Adam Lallana’s dramatic last-gasp goal fired England to a 1-0 victory over Slovakia in Sam Allardyce’s first game in charge.
Allardyce had looked as though he would have to settle for a deeply uninspiring stalemate in Trnava – the hosts having held firm in the World Cup Group F qualifier despite Martin Skrtel’s sending-off after a nasty stamp on Harry Kane.
However Lallana picked a perfect moment to break his international duck and seal a 1-0 success.
The Liverpool forward had already clattered the post when the ball broke for him inside the area, with seconds of the four added minutes left.
He showed neat footwork and got his shot away, then turned away in celebration as Matus Kozacik let the ball squirm between his legs and over the line.
The victory will be a huge tonic for Allardyce, and buys him a little extra time in his honeymoon period, but he will have seen plenty of familiar shortcomings.
Wayne Rooney, on the occasion of his 116th cap – beating David Beckham’s England outfield record – again looked confused and inconsistent in a midfield role many thought he would never play again, Raheem Sterling struggled for end product and Harry Kane was once more worryingly lethargic up front.
Allardyce has bags of enthusiasm for the task at hand and although he does not have a magic wand, he will be happy to head back with three points in the bank.
England began by probing the flanks, Danny Rose and Kyle Walker pushing high up the field, but there was a disjointed feel from an early stage.
Rooney was on corner duty and that seemed the only way to get the captain into the final third, as he frequently dropped even deeper than Eric Dier and Jordan Henderson in midfield.
At one stage, just after the half-hour mark, he was the only outfield player in the England half.
Rooney never shirked from the spotlight, demanding possession more than any other player, but at that stage his attempts at playmaking – notably a couple of ambitious cross-field passes – were simply not good enough.
— WhoScored.com (@WhoScored) September 4, 2016
Joe Hart is another player who has been under the spotlight and when he received a return pass from Gary Cahill in the seventh minute he had the perfect chance to show Manchester City boss Pep Guardiola he was wrong about his distribution.
Instead Hart scuffed his kick to a Slovakian shirt and was forced to scramble back to his line in anticipation of a shot that never materialised.
England’s first chance of note took 22 minutes to arrive, Kane failing to get a proper connection on Walker’s low near-post cross, in what was his only real sight of goal.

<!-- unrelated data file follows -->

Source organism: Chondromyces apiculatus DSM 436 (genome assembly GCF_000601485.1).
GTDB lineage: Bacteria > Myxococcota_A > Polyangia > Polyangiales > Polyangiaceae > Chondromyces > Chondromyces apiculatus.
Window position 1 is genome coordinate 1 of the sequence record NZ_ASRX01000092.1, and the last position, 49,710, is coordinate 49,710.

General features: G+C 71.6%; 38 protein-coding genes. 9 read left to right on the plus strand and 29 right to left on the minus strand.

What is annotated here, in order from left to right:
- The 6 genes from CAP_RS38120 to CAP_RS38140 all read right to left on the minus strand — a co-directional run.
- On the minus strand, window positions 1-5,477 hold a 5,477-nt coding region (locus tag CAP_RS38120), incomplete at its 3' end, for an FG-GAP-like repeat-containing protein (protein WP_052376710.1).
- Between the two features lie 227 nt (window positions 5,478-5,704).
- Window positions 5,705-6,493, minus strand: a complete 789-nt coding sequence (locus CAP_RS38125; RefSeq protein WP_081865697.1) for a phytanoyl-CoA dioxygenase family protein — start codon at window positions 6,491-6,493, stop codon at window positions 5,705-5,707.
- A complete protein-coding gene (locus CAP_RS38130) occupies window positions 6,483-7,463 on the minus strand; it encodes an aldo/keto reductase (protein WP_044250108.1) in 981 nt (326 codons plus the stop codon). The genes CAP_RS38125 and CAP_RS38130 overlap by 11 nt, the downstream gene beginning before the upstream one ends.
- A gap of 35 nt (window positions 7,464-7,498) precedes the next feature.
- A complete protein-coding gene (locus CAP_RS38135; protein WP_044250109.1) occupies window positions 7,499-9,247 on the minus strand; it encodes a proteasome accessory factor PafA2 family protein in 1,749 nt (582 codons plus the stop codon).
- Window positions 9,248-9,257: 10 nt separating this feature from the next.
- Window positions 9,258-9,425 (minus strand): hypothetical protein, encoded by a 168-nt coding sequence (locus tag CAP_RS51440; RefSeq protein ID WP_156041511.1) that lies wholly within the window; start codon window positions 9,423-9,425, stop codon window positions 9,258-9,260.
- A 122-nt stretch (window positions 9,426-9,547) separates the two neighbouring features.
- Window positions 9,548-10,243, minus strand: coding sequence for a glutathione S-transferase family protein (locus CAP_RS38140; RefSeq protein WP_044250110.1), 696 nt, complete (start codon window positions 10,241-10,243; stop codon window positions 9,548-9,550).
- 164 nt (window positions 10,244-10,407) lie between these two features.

Their only other serious effort before the break came when Sterling took advantage of a ponderous clearance and dragged wide from 10 yards.
Slovakia showed glimpses in response, Jan Gregus running out of room after outmuscling Henderson and giving John Stones the slip.
A Rose error gifted them a good chance in the 37th minute but the stretching Dusan Svento could not reach Michal Duris’ drilled pass.
By half-time England had settled into a pedestrian pace but Allardyce declined to immediately mix things up from the bench.
Instead, the game-changing moment came from Skrtel.
Even if he had not been booked for an earlier elbow, his stamp on Kane was a crass act, worthy of a red in its own right rather than the second yellow that was shown.
The home fans reacted with fury, despite it being an open and shut case, and the audible rise in decibel levels raised the sense of occasion.
Dele Alli’s arrival upped the ante for England, the Tottenham man troubling Slovakia from the off with some neat touches and a sense of vim and energy otherwise lacking.
His introduction almost coaxed some life out of Spurs team-mate Kane too, but he faded again and gave way late on to Daniel Sturridge.
England were on the charge for the final 20 minutes and Lallana almost broke the deadlock with an opportunistic drive that beat the goalkeeper but rebounded off the inside of the near post.
Theo Walcott, on for Sterling, might have done something with the rebound but could not bring it under control.
There were other chances – or half-chances – Rooney with the first official shot on target with a low effort that nearly took Kozacik by surprise, but the moment seemed to have passed.
Having not netted in his first 26 England appearances, Lallana finally found a finish and for Allardyce, celebrating passionately on the touchline, the timing was perfect.